What we forget, now that millions of digital images are shot every minute of every day, is the shock of photography when it was new. It seemed to capture the real, unmediated by the artist’s hand. This is not quite true, of course; the photographer intervenes at every step from composing the image to making the print. Nevertheless, the magic of chemically capturing something like the real with the click of a shutter clung to the craft until the advent of digital cameras and Photoshop manipulation.
In America in the 1930s and ‘40s, photographic realism produced a golden age. It was still an unformed, imperfectly known and, therefore, exotic country. Evans and Lange reported back from the heartland with devastating images that contrasted sharply with the soaring affluence of the big cities. In the 1950s, the Swiss-born photographer Robert Frank produced one of the great photographic books, The Americans, which showed a strange, uneasy land beyond the shining suburbs celebrated by Madison Avenue. Rickard emerges from that tradition and shares its political impulse. He is 43 and has been a photographer for 15 years. He founded and runs one of the most important photo websites, American Suburb X.
If you want to find the poorest area in any US city, look for the name Martin Luther King
Brought up in Los Gatos in the San Francisco Bay area, Rickard was educated in the dream of that shining city on the hill.
“I grew up in a family of preachers and missionaries with this very Reaganesque, patriotic view of America that all of my family members had — of this beacon of light, a Christian nation, and one in which we had a level of manifest destiny and control of the world, so to speak.”
But, as the comedian George Carlin said, it’s called the American Dream because you’re asleep. At college, Rickard studied US history — slavery, civil rights — and lost his faith in this family vision.
His adult view of America was a land not just of great achievement but also of massive injustice.
“When I started this project, I really wanted to look at the state of the country in these areas where opportunity is non-existent and where everything is broken down. On the one hand, these Google street pictures accentuate those feelings because the cameras heighten that atmosphere of alienation, of invisible people, isolated, having no opportunity, everything decaying and broken. But on the other hand, that is the reality.”
A virtual Walker Evans, Rickard cruised the city streets on his computer. It was an eerie experience. “It was almost as if the world was frozen and I was navigating through this frozen world … What was really driving me was the discovery when I started into this that visually these pictures could really work well on the order of something that Evans or Frank would produce — the flaws in the picture, the blurred faces, the almost apocalyptic-type scenes of emptiness.”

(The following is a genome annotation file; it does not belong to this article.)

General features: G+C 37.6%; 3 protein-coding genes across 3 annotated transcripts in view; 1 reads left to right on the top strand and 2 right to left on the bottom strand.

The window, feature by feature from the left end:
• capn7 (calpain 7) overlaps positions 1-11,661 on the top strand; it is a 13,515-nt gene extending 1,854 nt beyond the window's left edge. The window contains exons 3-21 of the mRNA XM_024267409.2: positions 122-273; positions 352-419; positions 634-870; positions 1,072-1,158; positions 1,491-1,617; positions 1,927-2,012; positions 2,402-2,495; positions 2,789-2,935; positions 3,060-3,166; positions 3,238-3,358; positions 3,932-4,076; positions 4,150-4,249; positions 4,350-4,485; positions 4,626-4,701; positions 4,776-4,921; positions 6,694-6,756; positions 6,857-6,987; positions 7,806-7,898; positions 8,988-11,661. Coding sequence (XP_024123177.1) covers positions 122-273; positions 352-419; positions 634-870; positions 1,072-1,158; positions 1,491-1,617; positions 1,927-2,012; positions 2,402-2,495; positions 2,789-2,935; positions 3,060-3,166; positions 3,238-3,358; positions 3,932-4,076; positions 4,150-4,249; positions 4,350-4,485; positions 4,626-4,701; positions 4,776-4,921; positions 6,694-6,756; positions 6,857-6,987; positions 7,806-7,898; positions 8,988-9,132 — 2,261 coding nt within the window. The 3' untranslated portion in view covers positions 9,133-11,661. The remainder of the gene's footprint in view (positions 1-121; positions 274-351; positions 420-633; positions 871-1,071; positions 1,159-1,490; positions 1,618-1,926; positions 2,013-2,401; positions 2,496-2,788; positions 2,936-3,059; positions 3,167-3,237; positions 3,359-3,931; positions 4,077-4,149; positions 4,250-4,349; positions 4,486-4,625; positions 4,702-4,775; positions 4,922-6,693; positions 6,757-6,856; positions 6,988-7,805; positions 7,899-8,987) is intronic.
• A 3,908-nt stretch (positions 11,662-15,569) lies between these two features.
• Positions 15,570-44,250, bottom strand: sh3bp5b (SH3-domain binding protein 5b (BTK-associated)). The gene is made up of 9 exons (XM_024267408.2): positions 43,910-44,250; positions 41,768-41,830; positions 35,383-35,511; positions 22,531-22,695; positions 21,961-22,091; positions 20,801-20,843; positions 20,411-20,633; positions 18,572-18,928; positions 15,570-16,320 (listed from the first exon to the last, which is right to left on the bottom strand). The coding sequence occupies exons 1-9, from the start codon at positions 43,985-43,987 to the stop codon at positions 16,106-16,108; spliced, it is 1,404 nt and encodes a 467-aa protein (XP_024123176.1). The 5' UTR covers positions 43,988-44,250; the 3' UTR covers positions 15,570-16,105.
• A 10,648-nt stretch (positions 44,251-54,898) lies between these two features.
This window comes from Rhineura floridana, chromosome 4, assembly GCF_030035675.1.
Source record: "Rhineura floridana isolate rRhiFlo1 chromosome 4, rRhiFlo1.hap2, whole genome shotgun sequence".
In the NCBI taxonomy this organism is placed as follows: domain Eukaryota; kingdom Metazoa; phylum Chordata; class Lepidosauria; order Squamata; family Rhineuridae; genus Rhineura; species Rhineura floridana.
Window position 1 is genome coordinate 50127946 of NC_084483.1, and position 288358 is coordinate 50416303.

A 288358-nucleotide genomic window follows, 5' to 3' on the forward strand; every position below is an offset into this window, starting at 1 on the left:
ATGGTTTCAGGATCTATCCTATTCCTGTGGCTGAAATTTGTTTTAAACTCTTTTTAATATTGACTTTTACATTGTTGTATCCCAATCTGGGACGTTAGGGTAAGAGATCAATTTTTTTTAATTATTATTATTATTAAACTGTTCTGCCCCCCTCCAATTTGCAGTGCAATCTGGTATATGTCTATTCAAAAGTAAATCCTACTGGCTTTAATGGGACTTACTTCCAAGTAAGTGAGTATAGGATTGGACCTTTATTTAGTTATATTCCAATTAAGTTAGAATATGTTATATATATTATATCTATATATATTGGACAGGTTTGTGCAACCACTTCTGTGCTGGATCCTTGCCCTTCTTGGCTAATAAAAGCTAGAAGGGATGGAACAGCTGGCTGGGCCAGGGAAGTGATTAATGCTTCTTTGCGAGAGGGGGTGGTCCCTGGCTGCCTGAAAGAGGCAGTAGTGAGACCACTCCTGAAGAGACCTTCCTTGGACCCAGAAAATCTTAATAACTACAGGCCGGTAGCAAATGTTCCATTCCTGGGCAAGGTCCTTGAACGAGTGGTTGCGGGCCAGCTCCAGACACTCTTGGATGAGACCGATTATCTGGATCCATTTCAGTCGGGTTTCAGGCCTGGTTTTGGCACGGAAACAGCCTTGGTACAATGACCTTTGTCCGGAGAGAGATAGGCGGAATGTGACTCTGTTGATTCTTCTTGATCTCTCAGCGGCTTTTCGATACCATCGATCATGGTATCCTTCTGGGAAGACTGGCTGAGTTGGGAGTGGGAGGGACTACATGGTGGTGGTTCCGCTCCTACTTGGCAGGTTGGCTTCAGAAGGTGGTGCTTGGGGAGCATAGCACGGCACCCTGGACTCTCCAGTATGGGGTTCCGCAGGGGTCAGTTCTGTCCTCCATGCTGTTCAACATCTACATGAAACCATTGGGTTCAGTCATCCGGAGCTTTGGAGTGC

When Rickard found his shot, he photographed the screen. In total, he reckons he ended up with 10-15,000 shots which have been edited down to about 80 for his series A New American Picture, currently on exhibition at the Museum of Modern Art in New York.
The results are stunning and disturbing, not least because the people in the shots don’t know or don’t care if they are being photographed. In New Orleans, four black kids stroll down a desolate street under a livid sky. In the Bronx, the blurred figure of a man in a suit hovers menacingly outside a closed grocery store. In Dallas, a white dog beside a dead tree and a bleached-out yard glances round at Google’s passing car. Or — my favourite — in Fresno, a man wearing a white hat sits in a wheelchair in a dirt yard. Behind him there is a truck and a shabby ranch-style house. Everything seems to be fading to beige but for the sharp blue wheelie bins. The man is watching the car, he has nothing else to do.
These pictures are redemptions. There was always something intrusive and robotic about the Street View project, but there was also something philistine, a crude reduction of the photographic method and of the wonders of the golden age to a mechanised ordinariness. But, by a relentless editing process and a clear purpose, Rickard redeems photography from the morass of digital imagery by giving it real- world substance. “The super-important thing, ultimately,” he says, “is that I was using Google but it’s not about Google, it’s about America.”